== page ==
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Safe driving in wet conditions

Wet weather conditions can make driving dangerous. However, through the application of some simple driving techniques and regular vehicle maintenance, you can improve your safety when you next experience a heavy downpour of rain.
Regular vehicle maintenance is essential for safe driving, as well as employing some techniques when the roads are wet. 


Make sure your vehicle is up to date with the following maintenance tips at all times, but particularly before you expect to be driving in rain:


Tyre tread depth
Your tyres should have plenty of tread depth to ensure effective water dispersion, sufficient grip on road surfaces and to assist in safe braking distances. Do not put off replacing worn tyres.

The legal limit for tread depth in Australia is a minimum of 1.5mm. It is strongly advisable, however, that you don’t wait until your tyres have reached their legal limit before considering new tyres.

Tyres have tread wear indicators - cross ribs, which are evenly spaced around the circumference of the tyre in the main longitudinal tread grooves. These tread wear indicators become level with the tread surface when the remaining tread depth is down to approximately 1.6mm.

The depth of the tread wear indicators can differ on specific tyres. For example, Continental have introduced an additional “Summer Treadwear Indicator” in various summer tyre lines. The Summer TWI informs the driver when the remaining tyre tread depth is 3mm. Once the tread is worn down to 3mm, the Summer Indicator becomes level with the surface of the tread pattern, indicating that there’s a significant reduction in the wet grip performance. In this instance, it’s recommended that you change your summer tyres when there is 3mm remaining tread depth.

If your current tyres are worn to the tread wear indicators it’s time to head to your local BestDrive store to speak with a qualified technician about a new set of tyres. We will ensure that your new tyres meet your vehicle’s requirements and are well suited to your driving habits.

Tyre pressure
Maintaining correct tyre pressure is an essential part of regular vehicle maintenance. When tyre pressures are too low, or too high - this can lead to a loss in traction, premature tread wear or even tyre damage.

You should be checking, and adjusting, your tyre pressure every 14 days (including the spare if you have one). It’s especially important to check and adjust your tyre pressures before going on a long journey or on holiday, where the additional load may require the tyre pressures to be increased according to the specification. Having appropriately inflated tyres not only prolongs their life, but it also increases vehicle safety and enhances performance, including in wet weather conditions.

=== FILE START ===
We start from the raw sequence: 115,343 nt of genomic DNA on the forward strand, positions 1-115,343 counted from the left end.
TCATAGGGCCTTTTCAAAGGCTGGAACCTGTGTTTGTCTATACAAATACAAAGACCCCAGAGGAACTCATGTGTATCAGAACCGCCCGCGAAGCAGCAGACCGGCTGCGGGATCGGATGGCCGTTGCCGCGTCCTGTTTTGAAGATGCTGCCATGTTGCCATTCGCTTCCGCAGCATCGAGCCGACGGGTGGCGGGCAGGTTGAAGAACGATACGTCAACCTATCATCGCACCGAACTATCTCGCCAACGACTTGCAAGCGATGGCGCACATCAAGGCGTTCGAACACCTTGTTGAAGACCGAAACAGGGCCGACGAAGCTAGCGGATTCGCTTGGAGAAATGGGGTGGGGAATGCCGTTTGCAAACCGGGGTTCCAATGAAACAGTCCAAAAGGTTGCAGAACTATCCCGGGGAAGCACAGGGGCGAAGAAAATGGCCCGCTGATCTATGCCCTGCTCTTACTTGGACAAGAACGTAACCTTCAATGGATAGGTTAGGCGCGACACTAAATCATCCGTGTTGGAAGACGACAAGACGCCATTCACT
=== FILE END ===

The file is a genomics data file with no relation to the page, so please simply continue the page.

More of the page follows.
You can find the recommended tyre pressure for your vehicle in either your owner’s manual or your vehicle placard, which is typically located in the door jamb on the driver’s side of your vehicle.


If you aren’t confident to  check your tyre pressure yourself at home, the friendly staff at your local BestDrive store will be happy to assist.
Wiper blades
Visibility is a key component of safe driving. Whilst many people may not stop to consider the condition of their wiper blades, they are essential for safe driving in wet weather conditions.

Be prepared for driving in wet weather conditions by regularly checking the condition of your wiper blades and replace them as necessary. When in good working order, your vehicle’s wiper blades are responsible for effectively clearing your windshield and improving visibility. Damaged or cracked wiper blades will not work properly and may scratch your glass.

Dust, dirt, grime and debris may build up on your wiper blades over time. To remove this, simply wipe a wet towel along the edge of the rubber blade. This will ensure that they’re working efficiently and can assist in their wear life. 

This is also a good opportunity to inspect the condition of your wiper blades. Look for signs of wear, tears, hardened or cracked areas and replace them as necessary. Typically, wiper blades require replacement around every six months.

Wiper blades can be replaced during a service. Simply mention that you would like your wiper blades checked when booking in your next vehicle service at your local BestDrive.

Vehicle lights are in working order
It’s important that your vehicle is visible to other road users. This is particularly important in situations where visibility is reduced, such as during wet weather conditions.